Over 150 years ago, Henry Thoreau asked a haunting question. Since I first read On Walden Pond almost forty years ago, it's shaped my life, my work and my goals. His question? He simply asked if it wasn't possible that we could live better than we do, that our lives might be better than they are. What a thought!
Thoreau wasn't a critic of any particular social movement or political party. He wasn't complaining about working conditions or high taxes or unfair bureaucrats. His concern was far more personal than that. He wondered about how we use our time. He wondered what we think about, who we hang-out with, and what we read. He was amazed that in a world of beauty, we spend so much time complaining. He thought it curious that in a world where a hammock or patch of shade might foster a relaxing nap, so many of us spend our time running from place to place. He thought it odd that we are so worried and stressed and always short of time.
His solution? He went to the woods, built a cabin, planted beans, went fishing, and wrote one of the most powerful books in the English language. He often wondered if he was one of the poorest men in Concord (since he had so little), or one of the richest (since he could do without so much).
Obviously, our world has resources Thoreau never imagined. We have access to entertainment and opportunities beyond comprehension. We live in a world where travel, education, financial security and personal freedom are available to all. Compared to the 1840's, when the most powerful thing on earth was a steam engine and most people never ventured more than a few miles from their birthplace, our choices are more complex and more troubling. But the question remains and becomes even more personal: How shall we live as free and responsible people?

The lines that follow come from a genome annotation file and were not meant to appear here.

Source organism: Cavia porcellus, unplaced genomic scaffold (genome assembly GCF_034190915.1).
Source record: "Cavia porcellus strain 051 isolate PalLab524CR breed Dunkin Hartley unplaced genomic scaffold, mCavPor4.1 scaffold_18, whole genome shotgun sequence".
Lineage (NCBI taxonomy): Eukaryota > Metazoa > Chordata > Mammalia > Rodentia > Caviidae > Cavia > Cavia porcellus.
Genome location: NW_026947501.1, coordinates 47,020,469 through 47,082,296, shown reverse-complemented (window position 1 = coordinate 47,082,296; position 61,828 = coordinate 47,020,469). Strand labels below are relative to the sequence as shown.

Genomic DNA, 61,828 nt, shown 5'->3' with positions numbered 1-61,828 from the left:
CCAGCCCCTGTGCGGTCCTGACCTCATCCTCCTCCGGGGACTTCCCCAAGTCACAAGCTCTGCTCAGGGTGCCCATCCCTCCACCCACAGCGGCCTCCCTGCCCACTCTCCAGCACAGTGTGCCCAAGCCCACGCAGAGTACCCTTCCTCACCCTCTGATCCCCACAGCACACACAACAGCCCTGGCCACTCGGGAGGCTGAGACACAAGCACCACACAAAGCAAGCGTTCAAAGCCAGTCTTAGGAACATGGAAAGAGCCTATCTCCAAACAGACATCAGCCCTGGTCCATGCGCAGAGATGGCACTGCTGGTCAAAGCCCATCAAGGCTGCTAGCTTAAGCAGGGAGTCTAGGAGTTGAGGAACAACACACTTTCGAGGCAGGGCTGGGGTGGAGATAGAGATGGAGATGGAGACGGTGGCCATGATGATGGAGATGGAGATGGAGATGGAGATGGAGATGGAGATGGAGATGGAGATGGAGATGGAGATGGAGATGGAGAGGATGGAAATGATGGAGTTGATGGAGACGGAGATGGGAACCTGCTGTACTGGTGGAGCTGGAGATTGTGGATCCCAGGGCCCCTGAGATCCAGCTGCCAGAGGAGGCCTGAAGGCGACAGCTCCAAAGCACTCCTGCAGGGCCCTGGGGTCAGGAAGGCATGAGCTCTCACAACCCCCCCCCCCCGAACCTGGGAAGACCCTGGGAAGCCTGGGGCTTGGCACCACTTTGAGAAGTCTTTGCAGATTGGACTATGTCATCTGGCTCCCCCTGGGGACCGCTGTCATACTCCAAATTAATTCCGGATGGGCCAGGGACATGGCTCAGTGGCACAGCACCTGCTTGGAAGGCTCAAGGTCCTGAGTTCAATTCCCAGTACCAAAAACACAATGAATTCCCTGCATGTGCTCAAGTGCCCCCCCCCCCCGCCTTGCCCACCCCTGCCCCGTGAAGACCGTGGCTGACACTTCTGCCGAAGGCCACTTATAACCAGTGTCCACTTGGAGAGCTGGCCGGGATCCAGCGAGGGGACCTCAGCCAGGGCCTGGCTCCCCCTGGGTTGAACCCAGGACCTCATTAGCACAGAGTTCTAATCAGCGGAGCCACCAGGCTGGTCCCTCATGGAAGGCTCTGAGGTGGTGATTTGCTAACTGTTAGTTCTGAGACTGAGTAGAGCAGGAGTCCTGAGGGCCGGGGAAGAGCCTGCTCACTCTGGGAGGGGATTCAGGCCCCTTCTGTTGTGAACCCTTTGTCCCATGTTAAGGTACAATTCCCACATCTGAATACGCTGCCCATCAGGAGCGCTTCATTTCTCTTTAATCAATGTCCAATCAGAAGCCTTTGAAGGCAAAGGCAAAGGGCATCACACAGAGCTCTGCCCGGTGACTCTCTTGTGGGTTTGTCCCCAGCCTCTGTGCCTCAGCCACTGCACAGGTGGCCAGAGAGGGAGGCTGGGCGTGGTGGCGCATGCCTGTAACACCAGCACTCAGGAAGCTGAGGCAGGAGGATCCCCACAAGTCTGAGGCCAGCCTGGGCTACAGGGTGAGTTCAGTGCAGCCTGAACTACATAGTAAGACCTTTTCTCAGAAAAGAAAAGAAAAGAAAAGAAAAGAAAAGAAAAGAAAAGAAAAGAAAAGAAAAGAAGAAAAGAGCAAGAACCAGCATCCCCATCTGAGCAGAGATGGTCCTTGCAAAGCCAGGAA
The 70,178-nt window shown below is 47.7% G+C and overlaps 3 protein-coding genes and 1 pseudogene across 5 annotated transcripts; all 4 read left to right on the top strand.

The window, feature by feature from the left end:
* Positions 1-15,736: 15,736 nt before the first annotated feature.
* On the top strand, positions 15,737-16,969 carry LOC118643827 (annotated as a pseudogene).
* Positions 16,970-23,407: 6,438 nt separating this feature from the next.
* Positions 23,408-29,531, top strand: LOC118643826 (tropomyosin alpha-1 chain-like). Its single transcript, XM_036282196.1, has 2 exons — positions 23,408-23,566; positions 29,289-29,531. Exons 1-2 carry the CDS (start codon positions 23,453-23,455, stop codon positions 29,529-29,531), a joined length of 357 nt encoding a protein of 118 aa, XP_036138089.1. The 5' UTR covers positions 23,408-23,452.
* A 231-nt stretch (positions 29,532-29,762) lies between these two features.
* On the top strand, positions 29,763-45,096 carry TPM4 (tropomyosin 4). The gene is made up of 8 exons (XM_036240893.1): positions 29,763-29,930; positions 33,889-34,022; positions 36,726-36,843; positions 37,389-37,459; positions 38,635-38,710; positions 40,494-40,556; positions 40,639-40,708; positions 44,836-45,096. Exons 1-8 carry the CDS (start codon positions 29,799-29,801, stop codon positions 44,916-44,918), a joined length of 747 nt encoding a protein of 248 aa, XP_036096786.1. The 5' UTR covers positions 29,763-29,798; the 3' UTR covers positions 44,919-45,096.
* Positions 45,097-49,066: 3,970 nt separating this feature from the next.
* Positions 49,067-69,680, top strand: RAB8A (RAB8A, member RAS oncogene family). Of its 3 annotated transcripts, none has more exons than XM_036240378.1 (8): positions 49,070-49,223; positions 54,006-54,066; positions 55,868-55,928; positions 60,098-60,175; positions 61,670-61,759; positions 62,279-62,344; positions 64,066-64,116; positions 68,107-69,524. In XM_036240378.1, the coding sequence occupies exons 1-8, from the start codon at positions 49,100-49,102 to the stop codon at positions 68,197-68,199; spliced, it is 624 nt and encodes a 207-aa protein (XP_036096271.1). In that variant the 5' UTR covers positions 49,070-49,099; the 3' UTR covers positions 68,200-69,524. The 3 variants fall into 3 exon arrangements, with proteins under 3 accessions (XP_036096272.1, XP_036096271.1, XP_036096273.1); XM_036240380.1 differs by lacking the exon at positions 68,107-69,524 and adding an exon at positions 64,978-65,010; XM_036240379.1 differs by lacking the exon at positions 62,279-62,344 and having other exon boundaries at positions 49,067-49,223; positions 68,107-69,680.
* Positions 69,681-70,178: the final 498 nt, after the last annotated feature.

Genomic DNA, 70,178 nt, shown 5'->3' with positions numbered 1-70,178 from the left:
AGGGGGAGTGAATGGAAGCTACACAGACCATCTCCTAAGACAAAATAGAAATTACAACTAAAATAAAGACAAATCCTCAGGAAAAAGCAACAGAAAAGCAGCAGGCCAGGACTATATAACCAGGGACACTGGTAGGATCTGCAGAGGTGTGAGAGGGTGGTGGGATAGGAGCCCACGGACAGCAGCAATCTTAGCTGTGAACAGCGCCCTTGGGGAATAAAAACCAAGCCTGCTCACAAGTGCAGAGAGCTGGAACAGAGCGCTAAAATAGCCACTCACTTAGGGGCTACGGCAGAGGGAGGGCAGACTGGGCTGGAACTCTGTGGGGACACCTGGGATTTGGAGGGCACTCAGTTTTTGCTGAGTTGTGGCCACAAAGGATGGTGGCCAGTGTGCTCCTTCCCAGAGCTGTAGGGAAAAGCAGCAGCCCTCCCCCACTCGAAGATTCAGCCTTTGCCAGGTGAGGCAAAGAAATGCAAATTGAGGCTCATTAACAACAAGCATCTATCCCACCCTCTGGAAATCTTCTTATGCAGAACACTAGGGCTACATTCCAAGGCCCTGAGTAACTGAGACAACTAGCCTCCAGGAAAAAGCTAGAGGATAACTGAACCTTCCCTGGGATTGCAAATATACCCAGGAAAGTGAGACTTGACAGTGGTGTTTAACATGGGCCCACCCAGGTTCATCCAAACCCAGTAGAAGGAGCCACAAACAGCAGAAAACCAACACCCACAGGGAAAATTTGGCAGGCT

As I watch our political leaders wrestle with health care, global warming, budget deficits, partisanship and more, it's easy to get caught up in the turmoil of our times. The financial crisis affects each of us. The world "out there" touches our homes and our wallets. It's easy to get become over-whelmed, to put our heads down and just keep trudging ahead. Don't do that! Don't let yourself get caught in the rat-race. As Lilly Tomlin observed, even if you win, you still end up a rat and that's no life for a human being. Choose your values, your priorities and live accordingly!
Perhaps the most radical thing a human being can do is to quietly live their own life, on their own terms, in their own way.
I doubt many of us will follow Thoreau's path to the woods. That was his path; in most cases it won't be ours. But I do wonder about the bumper stickers that recommend we "kill" our televisions. I wonder about folks who cut up their credit cards or start new businesses during a recession. I wonder about folks who start piano lessons in mid-life, or go back to college, or learn to paint.
I like Thoreau's advice that we should march to the beat of our own drummer, "no matter how faint or far away." Live your own life! Work at tasks that have meaning and purpose. And when you're done, take a nap, play, or help a neighbor. Live in a community that reflects your values and nourishes you every day. Live as large as you wish, but no larger and certainly not smaller.